Big Data in Agriculture: The Making of Smart Farms
Smart technologies are transforming farming: think of autonomous tractors and weeding robots, animal and underground infrastructures with in-built sensors, and drones or satellites offering image analysis from the air. There are many opportunities arising from this evolution in terms of increased productivity, profitability and sustainability, while critical issues include techno-dependency, vulnerability and privacy. This project contributes empirical evidence to the discussion of the opportunities and risks associated with smart farming. It starts from the assumption that smart farming – i.e. the management of agricultural practices and processes through data gathering, transfer and analysis techniques – is never neutral, but shaped by all kinds of decisions and judgments built into the systems from their very foundation. The project thus studies “what lies behind” novel smart farming solutions, looking at where, by whom and how they are produced and subsequently diffused as examples to follow. It achieves this by investigating two high-profile initiatives in Switzerland, with test sites both in Switzerland and elsewhere.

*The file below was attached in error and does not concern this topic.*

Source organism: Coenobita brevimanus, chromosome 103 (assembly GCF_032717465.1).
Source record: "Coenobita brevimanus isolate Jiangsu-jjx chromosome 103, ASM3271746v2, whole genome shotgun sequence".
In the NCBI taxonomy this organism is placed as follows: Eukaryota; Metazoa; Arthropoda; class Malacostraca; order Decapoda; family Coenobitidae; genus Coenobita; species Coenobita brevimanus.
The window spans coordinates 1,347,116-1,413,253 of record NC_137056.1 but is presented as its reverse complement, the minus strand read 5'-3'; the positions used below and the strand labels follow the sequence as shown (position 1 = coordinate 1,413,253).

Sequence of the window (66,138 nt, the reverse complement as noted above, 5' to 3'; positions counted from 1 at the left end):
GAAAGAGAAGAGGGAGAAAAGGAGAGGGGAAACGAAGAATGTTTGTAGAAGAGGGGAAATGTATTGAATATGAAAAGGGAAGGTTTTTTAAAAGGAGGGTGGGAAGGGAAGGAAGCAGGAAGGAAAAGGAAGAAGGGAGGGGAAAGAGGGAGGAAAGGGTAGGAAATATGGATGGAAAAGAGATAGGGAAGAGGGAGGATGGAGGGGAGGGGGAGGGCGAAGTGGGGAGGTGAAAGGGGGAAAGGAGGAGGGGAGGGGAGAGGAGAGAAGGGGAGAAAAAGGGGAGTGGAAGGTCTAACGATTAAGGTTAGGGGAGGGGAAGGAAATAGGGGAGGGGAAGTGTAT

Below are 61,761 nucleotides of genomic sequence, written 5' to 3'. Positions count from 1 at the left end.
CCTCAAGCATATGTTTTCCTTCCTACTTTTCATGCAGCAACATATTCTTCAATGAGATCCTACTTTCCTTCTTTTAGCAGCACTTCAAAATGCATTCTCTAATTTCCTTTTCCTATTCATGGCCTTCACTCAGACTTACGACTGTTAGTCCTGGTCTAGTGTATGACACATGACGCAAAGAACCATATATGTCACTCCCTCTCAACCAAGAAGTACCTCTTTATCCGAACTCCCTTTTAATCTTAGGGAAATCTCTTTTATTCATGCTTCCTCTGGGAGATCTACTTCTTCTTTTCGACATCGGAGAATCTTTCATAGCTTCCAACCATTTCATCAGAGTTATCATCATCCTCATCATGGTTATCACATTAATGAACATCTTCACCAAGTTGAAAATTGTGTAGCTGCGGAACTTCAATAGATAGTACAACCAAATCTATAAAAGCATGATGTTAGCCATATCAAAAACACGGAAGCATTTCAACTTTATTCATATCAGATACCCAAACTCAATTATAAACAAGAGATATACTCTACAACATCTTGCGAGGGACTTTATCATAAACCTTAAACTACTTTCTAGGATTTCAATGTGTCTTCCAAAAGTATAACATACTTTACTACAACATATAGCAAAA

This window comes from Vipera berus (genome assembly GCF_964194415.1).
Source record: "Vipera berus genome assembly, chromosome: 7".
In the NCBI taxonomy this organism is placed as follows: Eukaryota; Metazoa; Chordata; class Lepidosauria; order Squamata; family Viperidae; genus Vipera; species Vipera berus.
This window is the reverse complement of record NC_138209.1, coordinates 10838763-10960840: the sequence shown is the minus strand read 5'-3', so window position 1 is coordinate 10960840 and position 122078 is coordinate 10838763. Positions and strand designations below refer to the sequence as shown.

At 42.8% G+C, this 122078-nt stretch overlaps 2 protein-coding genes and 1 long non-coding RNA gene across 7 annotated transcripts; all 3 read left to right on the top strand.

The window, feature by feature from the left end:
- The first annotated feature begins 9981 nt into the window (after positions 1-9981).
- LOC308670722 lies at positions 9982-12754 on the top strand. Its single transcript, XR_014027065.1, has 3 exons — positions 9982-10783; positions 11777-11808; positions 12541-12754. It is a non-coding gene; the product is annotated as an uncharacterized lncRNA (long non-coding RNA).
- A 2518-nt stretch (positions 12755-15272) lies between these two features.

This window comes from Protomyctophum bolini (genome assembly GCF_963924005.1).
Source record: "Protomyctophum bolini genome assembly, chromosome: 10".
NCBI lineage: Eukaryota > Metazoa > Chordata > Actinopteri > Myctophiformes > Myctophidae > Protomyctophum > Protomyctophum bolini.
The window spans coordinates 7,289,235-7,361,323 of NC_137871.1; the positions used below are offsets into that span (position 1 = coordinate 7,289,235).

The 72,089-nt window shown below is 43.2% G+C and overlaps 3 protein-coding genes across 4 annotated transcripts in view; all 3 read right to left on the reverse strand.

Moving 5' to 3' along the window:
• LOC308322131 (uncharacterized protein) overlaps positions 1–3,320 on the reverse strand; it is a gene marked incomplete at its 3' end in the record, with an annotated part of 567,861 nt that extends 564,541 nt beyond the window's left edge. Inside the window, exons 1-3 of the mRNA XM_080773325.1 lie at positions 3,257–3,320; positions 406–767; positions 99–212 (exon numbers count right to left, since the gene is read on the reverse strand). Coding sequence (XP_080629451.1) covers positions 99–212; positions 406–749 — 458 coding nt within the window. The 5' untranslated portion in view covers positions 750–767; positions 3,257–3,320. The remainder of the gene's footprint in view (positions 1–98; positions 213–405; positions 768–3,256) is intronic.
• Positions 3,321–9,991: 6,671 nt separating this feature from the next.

The project follows three methodological pathways: textual analysis of literature and reports, non-participant observation and semi-structured interviews. This approach is exploratory in its ambition and scope, and leads to further follow-up research proposals on Big Data in agriculture. On this basis, the project studies, informs and debates innovation in the agricultural sector. It highlights the factors that favor or hinder technological innovation, diffusion and adaptation, and fosters an improved understanding of their desirability or non-desirability.